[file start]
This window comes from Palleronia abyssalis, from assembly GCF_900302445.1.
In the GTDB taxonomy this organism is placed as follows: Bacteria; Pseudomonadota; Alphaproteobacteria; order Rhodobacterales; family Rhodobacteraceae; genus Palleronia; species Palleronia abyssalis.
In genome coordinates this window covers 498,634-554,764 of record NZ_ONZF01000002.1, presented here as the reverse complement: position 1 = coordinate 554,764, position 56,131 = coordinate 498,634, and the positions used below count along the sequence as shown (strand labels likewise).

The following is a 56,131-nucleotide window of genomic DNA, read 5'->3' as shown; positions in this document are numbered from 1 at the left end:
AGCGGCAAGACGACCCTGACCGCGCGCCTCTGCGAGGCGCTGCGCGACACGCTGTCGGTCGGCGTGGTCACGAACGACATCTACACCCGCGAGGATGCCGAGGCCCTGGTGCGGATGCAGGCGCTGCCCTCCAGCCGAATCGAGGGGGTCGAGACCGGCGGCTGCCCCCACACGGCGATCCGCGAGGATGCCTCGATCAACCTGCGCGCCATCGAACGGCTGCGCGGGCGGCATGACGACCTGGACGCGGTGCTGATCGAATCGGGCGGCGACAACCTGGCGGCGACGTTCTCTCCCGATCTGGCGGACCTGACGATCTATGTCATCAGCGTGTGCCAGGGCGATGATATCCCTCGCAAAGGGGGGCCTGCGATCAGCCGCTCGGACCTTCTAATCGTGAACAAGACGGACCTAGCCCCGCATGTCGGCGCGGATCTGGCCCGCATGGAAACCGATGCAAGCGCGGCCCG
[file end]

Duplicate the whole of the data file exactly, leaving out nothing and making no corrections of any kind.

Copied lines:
This window comes from Palleronia abyssalis, from assembly GCF_900302445.1.
In the GTDB taxonomy this organism is placed as follows: Bacteria; Pseudomonadota; Alphaproteobacteria; order Rhodobacterales; family Rhodobacteraceae; genus Palleronia; species Palleronia abyssalis.
In genome coordinates this window covers 498,634-554,764 of record NZ_ONZF01000002.1, presented here as the reverse complement: position 1 = coordinate 554,764, position 56,131 = coordinate 498,634, and the positions used below count along the sequence as shown (strand labels likewise).

The following is a 56,131-nucleotide window of genomic DNA, read 5'->3' as shown; positions in this document are numbered from 1 at the left end:
AGCGGCAAGACGACCCTGACCGCGCGCCTCTGCGAGGCGCTGCGCGACACGCTGTCGGTCGGCGTGGTCACGAACGACATCTACACCCGCGAGGATGCCGAGGCCCTGGTGCGGATGCAGGCGCTGCCCTCCAGCCGAATCGAGGGGGTCGAGACCGGCGGCTGCCCCCACACGGCGATCCGCGAGGATGCCTCGATCAACCTGCGCGCCATCGAACGGCTGCGCGGGCGGCATGACGACCTGGACGCGGTGCTGATCGAATCGGGCGGCGACAACCTGGCGGCGACGTTCTCTCCCGATCTGGCGGACCTGACGATCTATGTCATCAGCGTGTGCCAGGGCGATGATATCCCTCGCAAAGGGGGGCCTGCGATCAGCCGCTCGGACCTTCTAATCGTGAACAAGACGGACCTAGCCCCGCATGTCGGCGCGGATCTGGCCCGCATGGAAACCGATGCAAGCGCGGCCCG